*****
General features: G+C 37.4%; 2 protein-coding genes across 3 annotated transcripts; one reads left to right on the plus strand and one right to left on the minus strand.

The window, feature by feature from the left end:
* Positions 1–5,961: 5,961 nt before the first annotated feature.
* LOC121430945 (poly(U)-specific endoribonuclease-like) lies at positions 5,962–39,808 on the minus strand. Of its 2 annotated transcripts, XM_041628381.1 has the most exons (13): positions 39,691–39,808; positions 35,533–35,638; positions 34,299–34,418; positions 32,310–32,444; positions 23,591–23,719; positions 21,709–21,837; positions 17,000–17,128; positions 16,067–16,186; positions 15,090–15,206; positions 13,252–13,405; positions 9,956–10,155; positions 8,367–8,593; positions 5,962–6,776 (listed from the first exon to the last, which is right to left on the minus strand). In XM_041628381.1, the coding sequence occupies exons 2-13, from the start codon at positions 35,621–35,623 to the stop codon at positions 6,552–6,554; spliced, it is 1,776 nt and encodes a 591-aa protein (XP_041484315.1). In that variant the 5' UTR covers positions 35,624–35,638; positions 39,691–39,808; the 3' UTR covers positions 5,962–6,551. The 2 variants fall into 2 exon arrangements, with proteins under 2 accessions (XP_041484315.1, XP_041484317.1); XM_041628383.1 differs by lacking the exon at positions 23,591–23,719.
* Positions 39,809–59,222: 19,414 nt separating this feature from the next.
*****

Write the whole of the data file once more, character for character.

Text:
General features: G+C 37.4%; 2 protein-coding genes across 3 annotated transcripts; one reads left to right on the plus strand and one right to left on the minus strand.

The window, feature by feature from the left end:
* Positions 1–5,961: 5,961 nt before the first annotated feature.
* LOC121430945 (poly(U)-specific endoribonuclease-like) lies at positions 5,962–39,808 on the minus strand. Of its 2 annotated transcripts, XM_041628381.1 has the most exons (13): positions 39,691–39,808; positions 35,533–35,638; positions 34,299–34,418; positions 32,310–32,444; positions 23,591–23,719; positions 21,709–21,837; positions 17,000–17,128; positions 16,067–16,186; positions 15,090–15,206; positions 13,252–13,405; positions 9,956–10,155; positions 8,367–8,593; positions 5,962–6,776 (listed from the first exon to the last, which is right to left on the minus strand). In XM_041628381.1, the coding sequence occupies exons 2-13, from the start codon at positions 35,621–35,623 to the stop codon at positions 6,552–6,554; spliced, it is 1,776 nt and encodes a 591-aa protein (XP_041484315.1). In that variant the 5' UTR covers positions 35,624–35,638; positions 39,691–39,808; the 3' UTR covers positions 5,962–6,551. The 2 variants fall into 2 exon arrangements, with proteins under 2 accessions (XP_041484315.1, XP_041484317.1); XM_041628383.1 differs by lacking the exon at positions 23,591–23,719.
* Positions 39,809–59,222: 19,414 nt separating this feature from the next.